The first site I saw was the exposed western tunnel entrance. This is the first time I saw the tunnel entrance, which has been covered until very recently. Over the course of the early spring, the final tie clips were fastened into place, thus completing the Confederation Line from Blair Station in the east with Tunney’s Pasture Station in the west.
At Bayview Station, where the Confederation Line crosses over the existing Trillium Line, workers were busy with a number of tasks, including extending the Trillium Line beneath the Confederation Line flyover. This is an interesting job, since Bayview Station remains at the centre of a dispute between the City of Ottawa and the group calling itself the Moose Consortium.
As you have read here before, Moose has been battling the city over use of the Prince of Wales Bridge, which once connected the old Canadian Pacific Ellwood Subdivision with the CP trackage in Quebec, including the Maniwaki and Lachute Subs. The Trillium Line has been disconnected from the bridge for several years, as you saw in this photo I took in 2013.
More recently, when work began on Bayview Station, a portion of the trackage leading the the bridge was covered over by consruction. Moose, which has goals of establishing some sort of regional commuter rail service in Eastern Ontario and Western Quebec, challenged the city before federal authorities. Moose has long argued that the city cannot simply sever this trackage from the O-Train line without proceeding with discontinuance of service paperwork with the Canadian Transportation Agency. The city has argued that has long-term plans for the old rail bridge.
Whatever the outcome, the city cannot deny that, even recently, it had money set aside to convert the bridge into a recreational pathway. The city also cannot claim that has done much to maintain the bridge. The CTA recently sided with Moose, meaning it agreed with the group’s position that the city cannot sever the rail line over the Ottawa River from its Trillium Line without going through a discontuance process. The city is appealing that decision. At the very least, it appears that the tracks laid beneath the Confederation Line could very easily link back up with the trackage leading the bridge. I doubt that was the reason why the tracks were laid there, but it at least raises the possibility that the city might finally get serious about using the bridge for commuter rail.
Speaking of the Prince of Wales Bridge, the rusting old relic found itself as the centre of attention briefly during the early days of the Ontario provincial election. A group of local Liberals made an announcement that they would support any efforts to extend the city’s light rail system over the bridge. This announcement made me roll my eyes for several reasons. First, it seems strange to me pledge support for an extension of this system over the river at a time when this potential part of the light rail system is not an immediate priority. I also laugh whenever the city begins the trumpet the fact that the province is chipping in on the light rail system, as if the money is coming from some other taxpayer. Message to politicians: the city taxpayer, the provincial taxpayer and the federal taxpayer are all the same people.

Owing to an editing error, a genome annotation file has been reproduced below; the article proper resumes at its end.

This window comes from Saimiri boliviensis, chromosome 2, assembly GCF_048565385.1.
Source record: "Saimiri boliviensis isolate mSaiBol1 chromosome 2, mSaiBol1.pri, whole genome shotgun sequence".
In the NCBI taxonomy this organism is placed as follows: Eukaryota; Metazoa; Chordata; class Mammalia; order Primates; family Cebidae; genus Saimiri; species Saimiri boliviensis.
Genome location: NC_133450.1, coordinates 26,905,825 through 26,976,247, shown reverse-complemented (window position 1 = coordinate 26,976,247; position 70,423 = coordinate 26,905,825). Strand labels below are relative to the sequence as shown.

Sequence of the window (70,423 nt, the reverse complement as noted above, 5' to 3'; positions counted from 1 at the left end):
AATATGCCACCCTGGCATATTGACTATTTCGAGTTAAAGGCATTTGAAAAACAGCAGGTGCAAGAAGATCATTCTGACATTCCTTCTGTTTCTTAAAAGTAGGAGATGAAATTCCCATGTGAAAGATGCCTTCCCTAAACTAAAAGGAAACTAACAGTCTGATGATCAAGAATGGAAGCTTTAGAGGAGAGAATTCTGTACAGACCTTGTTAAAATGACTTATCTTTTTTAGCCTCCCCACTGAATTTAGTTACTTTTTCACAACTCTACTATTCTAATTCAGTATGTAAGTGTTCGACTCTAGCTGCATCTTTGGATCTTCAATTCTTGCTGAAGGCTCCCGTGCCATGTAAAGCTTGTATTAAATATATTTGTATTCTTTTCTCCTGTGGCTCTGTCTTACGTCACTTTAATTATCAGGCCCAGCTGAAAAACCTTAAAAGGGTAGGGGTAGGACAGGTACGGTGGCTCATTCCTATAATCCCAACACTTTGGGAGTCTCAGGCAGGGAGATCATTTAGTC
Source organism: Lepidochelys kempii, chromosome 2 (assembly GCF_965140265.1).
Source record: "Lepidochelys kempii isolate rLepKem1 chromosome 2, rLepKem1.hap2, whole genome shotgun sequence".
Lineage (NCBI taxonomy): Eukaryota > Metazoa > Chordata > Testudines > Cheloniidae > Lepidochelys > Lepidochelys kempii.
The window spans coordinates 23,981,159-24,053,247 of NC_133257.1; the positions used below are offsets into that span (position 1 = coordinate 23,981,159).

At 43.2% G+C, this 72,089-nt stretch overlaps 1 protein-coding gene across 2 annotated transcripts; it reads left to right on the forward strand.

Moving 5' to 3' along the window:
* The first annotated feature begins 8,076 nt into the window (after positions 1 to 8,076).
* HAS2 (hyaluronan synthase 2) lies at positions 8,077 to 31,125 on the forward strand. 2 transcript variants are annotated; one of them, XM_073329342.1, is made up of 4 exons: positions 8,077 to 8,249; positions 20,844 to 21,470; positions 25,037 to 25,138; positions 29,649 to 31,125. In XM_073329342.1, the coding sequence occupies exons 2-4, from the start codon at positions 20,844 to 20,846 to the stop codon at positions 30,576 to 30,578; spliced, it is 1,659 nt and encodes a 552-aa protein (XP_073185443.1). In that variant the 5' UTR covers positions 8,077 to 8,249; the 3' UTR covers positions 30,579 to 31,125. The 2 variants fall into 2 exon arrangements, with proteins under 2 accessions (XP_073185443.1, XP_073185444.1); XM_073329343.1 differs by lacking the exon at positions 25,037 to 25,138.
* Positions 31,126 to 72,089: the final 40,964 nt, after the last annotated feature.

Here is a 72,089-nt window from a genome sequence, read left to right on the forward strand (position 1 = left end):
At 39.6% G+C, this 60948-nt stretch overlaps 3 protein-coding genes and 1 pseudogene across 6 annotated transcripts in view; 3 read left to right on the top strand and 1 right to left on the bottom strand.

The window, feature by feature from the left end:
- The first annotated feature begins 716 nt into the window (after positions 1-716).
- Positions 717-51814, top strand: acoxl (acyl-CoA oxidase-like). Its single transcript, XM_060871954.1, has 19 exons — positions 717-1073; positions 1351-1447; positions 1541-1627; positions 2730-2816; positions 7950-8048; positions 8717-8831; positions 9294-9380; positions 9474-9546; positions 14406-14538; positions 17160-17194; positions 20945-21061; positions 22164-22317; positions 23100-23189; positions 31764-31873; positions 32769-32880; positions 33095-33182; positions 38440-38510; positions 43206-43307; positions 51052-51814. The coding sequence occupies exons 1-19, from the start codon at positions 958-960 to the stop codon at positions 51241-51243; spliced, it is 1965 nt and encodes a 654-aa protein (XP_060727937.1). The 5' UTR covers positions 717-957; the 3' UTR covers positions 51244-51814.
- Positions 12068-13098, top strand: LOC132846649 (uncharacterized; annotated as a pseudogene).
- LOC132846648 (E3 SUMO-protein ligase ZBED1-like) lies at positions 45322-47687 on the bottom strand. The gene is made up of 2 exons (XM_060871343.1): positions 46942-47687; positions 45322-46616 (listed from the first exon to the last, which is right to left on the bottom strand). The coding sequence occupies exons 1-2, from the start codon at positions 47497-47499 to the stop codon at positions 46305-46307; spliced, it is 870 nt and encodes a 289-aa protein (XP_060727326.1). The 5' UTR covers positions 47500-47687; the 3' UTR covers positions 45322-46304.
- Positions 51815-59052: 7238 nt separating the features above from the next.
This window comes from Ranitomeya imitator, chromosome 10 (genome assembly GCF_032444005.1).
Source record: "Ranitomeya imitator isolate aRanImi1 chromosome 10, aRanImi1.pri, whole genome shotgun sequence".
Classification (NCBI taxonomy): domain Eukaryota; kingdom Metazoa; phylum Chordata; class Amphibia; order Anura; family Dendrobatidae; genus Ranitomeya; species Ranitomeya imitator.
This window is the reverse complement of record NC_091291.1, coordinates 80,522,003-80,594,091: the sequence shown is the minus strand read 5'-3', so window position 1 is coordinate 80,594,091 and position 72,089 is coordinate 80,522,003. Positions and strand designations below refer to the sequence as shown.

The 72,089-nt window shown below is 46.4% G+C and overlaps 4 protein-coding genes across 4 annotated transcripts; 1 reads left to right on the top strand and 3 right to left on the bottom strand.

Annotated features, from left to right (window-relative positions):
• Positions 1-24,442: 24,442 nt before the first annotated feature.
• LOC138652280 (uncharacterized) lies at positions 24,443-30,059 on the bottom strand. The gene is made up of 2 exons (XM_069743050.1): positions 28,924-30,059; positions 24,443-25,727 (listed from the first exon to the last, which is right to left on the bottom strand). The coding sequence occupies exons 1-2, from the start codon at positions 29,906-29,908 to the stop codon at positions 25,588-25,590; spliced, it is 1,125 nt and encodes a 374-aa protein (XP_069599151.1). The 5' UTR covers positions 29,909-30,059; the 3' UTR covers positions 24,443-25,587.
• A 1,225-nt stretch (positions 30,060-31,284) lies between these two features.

For those who are following the progress of the Confederation Line, you may have noticed that a complete trainset has been sitting on the tracks near Tunney’s Pasture Station for weeks. The trainset is being guarded around the clock, even though the tracks at this point are in a deep cut. I suspect that those living near this end of the line will soon be seeing test runs. Most of the testing that has happened so far is happening near Belfast Yard on the east end of the line.
I did manage to take some time to get a few shots of the Trillium Line recently, including this meet between two diesel powered trainsets near Somerset Street. As anyone who takes the bus in Ottawa knows, the Trillium Line has been numbered “Line 2” while the Confederation has been numbered “Line 1.” I find this a bit odd, since the city went to great trouble to rebrand the original O-Train line as the Trillium Line. Now, if you are on a city bus nearing Bayview Station, you will hear the automated public address system announce “Bayview Station, O-Train Line 2.” I wonder if this will confuse anyone who have come to know the original O-Train line as the Trillium Line.
Oh well, at least all this activity has given us something to talk about.